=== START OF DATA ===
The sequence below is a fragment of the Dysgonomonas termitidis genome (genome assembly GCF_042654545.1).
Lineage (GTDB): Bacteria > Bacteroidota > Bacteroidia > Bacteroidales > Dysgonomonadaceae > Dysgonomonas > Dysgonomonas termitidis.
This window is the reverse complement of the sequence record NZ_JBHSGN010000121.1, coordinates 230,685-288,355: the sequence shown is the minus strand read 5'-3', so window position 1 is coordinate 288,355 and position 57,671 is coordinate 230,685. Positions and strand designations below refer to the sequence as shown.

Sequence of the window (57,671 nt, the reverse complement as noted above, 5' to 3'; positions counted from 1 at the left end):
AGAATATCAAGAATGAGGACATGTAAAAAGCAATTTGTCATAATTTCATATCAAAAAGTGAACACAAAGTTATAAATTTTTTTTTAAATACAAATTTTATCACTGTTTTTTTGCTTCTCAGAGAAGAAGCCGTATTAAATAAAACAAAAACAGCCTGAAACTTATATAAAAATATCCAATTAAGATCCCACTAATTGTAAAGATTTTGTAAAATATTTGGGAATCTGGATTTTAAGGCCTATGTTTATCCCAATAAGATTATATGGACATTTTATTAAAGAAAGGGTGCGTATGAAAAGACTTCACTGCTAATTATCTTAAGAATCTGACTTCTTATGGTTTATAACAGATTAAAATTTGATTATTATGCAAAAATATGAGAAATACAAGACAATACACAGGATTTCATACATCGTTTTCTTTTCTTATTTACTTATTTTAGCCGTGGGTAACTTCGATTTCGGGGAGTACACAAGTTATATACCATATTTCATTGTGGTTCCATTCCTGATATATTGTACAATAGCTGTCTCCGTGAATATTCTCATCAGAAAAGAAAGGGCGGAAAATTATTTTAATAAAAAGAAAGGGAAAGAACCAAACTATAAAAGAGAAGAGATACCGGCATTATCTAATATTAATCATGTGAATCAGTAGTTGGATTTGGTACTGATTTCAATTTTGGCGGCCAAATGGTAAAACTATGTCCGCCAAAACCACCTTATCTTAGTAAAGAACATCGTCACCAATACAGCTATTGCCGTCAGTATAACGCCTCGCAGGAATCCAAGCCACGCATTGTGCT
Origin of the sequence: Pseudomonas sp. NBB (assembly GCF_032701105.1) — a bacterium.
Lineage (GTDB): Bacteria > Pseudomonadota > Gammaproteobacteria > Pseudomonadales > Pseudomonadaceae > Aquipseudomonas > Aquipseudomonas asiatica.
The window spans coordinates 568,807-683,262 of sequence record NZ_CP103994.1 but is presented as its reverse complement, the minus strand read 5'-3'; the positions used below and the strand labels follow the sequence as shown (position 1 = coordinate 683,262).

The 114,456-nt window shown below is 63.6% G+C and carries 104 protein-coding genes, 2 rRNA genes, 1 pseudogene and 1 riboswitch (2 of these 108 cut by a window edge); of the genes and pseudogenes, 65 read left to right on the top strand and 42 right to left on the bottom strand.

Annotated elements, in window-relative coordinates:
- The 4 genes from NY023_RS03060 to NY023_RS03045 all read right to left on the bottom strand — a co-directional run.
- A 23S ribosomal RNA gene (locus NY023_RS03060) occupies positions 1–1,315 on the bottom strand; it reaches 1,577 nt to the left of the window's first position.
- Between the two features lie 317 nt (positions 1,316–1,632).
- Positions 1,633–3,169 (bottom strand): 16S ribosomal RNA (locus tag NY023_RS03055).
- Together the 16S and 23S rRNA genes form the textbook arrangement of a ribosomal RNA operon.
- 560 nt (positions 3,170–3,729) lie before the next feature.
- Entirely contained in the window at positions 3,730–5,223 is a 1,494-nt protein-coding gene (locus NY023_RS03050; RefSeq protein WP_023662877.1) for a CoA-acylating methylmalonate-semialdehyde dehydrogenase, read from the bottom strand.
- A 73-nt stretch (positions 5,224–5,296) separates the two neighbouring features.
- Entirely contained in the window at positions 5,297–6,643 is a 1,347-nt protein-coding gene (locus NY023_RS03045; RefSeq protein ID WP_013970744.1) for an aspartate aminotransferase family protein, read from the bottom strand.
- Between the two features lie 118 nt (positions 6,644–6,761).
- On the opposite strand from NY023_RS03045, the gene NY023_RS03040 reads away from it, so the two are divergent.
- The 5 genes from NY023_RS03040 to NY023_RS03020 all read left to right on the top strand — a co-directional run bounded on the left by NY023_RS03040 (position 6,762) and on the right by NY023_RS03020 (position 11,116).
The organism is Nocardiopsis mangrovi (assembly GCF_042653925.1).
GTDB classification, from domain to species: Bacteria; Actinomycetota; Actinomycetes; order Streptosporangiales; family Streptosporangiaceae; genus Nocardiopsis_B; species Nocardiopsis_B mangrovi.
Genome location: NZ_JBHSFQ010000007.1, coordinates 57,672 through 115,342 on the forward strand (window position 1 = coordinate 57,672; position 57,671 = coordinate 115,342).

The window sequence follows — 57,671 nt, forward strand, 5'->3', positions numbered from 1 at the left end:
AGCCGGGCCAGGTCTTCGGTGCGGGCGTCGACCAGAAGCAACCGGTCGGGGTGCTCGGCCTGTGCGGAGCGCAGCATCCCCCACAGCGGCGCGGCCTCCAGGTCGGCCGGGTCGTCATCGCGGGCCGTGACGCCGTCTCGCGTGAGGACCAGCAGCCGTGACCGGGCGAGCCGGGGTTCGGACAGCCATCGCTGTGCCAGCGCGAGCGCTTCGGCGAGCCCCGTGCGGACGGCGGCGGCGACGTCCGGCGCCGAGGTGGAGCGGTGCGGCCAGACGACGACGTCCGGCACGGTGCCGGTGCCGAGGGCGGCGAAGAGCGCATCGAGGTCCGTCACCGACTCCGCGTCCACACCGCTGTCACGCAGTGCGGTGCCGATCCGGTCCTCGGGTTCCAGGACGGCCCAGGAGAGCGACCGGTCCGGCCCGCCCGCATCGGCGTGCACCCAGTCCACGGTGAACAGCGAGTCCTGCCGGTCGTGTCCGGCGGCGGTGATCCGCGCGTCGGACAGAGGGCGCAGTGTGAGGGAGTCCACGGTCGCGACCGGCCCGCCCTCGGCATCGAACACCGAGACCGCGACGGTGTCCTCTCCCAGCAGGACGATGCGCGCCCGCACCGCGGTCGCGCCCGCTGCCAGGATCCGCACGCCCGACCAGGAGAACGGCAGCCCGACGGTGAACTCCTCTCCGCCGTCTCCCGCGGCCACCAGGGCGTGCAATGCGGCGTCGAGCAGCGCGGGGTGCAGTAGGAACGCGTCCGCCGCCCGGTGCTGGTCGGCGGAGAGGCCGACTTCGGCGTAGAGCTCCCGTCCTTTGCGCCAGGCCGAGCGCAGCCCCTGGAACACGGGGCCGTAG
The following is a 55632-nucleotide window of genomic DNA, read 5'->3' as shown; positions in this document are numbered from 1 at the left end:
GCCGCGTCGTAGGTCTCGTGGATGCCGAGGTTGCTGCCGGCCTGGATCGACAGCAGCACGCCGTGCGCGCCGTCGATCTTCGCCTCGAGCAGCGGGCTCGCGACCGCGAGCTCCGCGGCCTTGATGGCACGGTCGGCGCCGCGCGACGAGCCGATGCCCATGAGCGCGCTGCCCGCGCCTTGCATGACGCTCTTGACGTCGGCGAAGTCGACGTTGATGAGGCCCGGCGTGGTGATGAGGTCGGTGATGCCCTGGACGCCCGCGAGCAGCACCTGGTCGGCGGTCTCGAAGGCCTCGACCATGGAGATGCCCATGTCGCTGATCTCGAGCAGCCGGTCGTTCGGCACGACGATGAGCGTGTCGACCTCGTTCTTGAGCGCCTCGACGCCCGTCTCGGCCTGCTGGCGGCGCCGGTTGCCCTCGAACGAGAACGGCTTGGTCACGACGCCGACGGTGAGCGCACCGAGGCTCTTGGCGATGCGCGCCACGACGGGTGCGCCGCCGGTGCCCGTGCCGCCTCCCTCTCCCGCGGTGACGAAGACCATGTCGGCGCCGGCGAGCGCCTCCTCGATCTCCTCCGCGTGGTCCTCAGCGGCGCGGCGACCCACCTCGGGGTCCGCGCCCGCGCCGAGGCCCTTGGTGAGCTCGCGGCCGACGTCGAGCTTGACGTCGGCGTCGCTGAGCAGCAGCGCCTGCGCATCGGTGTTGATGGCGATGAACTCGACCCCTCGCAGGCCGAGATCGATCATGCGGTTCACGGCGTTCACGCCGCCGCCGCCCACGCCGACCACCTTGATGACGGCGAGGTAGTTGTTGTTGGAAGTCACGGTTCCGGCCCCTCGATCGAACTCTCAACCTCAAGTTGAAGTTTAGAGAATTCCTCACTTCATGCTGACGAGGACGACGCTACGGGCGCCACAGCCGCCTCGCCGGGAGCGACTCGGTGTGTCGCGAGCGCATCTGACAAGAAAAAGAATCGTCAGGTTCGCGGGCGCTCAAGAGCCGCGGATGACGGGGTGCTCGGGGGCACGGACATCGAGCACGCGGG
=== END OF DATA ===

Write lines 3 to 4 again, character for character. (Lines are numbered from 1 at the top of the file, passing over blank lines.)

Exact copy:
This window is the reverse complement of the sequence record NZ_JBHSGN010000121.1, coordinates 230,685-288,355: the sequence shown is the minus strand read 5'-3', so window position 1 is coordinate 288,355 and position 57,671 is coordinate 230,685. Positions and strand designations below refer to the sequence as shown.

Sequence of the window (57,671 nt, the reverse complement as noted above, 5' to 3'; positions counted from 1 at the left end):